What do we want this new platform to be?
We believe that the AR and VR platforms today are the very early stage of what will become our next big computing platform. No, people will not wear anything like an Oculus Go at scale in their daily life but it is reasonable to imagine a more advanced Hololens or Magic Leap. R.I.P. Meta.
We used to be overwhelmed with delight for the Internet and later, mobile. Most people wouldn’t have foreseen Uber or Air BnB in 2008 but they wouldn’t be that surprised imagining 2019 with banking, password protection, social media, and news. Much of how mobile evolved was pretty straightforward and could have been protected when we were all playing with the Lightsaber app or marveling at the 7 people who paid for the I AM RICH app before Apple removed it.
We are disappointed the Brave New World of the Internet has now been consolidated to the point where you can’t escape the ‘Big Five’ as Kashmir Hill so ably points out here. A free Internet has benefits but the services depending on engagement and conversion of users have taken a terrible toll politically, furthered social isolation, depression and anxiety, and further eroded privacy.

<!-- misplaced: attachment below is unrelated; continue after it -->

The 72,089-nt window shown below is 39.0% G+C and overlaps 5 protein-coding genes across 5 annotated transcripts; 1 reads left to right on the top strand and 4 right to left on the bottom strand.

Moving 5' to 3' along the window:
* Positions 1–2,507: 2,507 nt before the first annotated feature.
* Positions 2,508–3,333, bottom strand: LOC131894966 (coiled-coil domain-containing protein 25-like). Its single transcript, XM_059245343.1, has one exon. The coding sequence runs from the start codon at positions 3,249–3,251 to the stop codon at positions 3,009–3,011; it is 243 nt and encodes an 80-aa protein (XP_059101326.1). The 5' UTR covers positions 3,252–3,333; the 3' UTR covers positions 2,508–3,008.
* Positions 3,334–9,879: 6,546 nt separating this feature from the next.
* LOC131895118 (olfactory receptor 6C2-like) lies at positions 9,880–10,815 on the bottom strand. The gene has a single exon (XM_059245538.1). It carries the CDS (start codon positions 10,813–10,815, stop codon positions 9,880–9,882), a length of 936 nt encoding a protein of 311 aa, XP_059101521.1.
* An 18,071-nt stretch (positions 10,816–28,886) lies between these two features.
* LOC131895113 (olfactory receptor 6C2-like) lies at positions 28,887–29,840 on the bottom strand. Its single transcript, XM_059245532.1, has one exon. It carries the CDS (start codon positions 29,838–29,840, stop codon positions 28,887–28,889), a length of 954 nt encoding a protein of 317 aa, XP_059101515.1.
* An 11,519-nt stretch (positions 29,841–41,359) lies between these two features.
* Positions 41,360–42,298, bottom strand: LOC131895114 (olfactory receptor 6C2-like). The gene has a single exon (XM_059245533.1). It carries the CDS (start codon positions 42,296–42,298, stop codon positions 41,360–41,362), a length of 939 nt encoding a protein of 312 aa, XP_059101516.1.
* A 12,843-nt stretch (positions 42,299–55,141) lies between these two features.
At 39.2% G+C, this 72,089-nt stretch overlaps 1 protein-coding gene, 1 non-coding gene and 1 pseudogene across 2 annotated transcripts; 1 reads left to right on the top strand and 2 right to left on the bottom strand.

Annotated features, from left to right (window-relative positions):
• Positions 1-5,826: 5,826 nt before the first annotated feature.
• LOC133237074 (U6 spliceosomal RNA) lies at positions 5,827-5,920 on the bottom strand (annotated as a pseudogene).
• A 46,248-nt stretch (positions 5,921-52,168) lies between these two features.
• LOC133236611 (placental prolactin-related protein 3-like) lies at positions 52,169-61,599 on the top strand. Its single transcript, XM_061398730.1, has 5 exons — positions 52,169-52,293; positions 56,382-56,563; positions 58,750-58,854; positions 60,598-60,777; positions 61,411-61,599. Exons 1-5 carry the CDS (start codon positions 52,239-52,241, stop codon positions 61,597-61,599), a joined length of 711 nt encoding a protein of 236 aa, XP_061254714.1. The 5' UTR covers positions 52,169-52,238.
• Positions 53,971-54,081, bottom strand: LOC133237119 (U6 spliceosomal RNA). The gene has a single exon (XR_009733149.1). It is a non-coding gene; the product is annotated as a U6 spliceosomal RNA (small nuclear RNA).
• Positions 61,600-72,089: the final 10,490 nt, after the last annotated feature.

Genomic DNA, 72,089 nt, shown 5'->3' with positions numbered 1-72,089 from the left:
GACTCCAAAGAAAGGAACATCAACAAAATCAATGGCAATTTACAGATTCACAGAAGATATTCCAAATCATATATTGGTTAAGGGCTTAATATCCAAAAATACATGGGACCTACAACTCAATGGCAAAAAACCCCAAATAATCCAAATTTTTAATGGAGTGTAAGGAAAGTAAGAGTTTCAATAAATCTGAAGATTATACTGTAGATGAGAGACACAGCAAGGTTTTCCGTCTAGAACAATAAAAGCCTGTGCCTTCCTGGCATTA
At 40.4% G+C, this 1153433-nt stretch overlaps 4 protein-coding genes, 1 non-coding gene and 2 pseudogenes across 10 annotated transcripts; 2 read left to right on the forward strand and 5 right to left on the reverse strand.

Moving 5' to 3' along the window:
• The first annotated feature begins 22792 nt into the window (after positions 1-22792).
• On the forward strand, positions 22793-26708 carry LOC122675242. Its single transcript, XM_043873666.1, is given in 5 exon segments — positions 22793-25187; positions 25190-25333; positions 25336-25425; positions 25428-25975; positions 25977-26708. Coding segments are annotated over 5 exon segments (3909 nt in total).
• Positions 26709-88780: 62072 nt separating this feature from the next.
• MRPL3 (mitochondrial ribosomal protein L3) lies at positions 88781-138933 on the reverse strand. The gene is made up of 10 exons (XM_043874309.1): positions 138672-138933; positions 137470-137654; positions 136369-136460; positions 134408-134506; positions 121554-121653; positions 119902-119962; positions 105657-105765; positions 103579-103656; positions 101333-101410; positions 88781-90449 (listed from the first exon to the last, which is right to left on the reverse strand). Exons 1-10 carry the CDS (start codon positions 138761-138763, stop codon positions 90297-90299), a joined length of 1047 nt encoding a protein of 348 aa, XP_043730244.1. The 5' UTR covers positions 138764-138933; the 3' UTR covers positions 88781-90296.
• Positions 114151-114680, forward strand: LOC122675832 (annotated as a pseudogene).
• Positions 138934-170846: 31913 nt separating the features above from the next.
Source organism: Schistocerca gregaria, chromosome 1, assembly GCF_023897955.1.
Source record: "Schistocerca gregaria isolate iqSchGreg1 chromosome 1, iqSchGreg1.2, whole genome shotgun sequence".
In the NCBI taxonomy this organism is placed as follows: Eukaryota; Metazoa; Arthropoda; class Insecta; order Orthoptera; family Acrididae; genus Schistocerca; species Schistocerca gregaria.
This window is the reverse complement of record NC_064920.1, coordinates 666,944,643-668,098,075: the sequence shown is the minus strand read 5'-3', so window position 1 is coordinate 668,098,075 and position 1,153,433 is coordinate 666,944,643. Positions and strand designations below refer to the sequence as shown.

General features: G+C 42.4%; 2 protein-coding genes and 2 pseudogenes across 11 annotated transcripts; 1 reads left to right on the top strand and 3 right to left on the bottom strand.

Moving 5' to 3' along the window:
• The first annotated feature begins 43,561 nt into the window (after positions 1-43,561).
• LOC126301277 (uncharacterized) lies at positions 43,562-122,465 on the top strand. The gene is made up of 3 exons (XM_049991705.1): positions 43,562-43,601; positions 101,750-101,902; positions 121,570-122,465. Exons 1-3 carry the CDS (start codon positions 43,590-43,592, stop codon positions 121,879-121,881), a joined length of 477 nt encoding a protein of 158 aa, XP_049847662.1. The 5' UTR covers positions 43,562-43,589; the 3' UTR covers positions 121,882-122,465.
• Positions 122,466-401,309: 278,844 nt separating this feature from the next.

We hold a small branch of cautious optimism for the new immersive platforms. Sure, the big tech companies are heavily invested. However, we will focus on groups and technologies we believe are solving a real problem or providing for the public good. There are thousands of developers working worldwide to create more than just the next mobile free-to-play game, photo sharing app, or ad tech startup. We want to see real products to help people fight addiction, learn a skill, relate better to a loved one, gain greater personal insight, or travel to a new place they’ll never visit. So, we’ll focus on that here.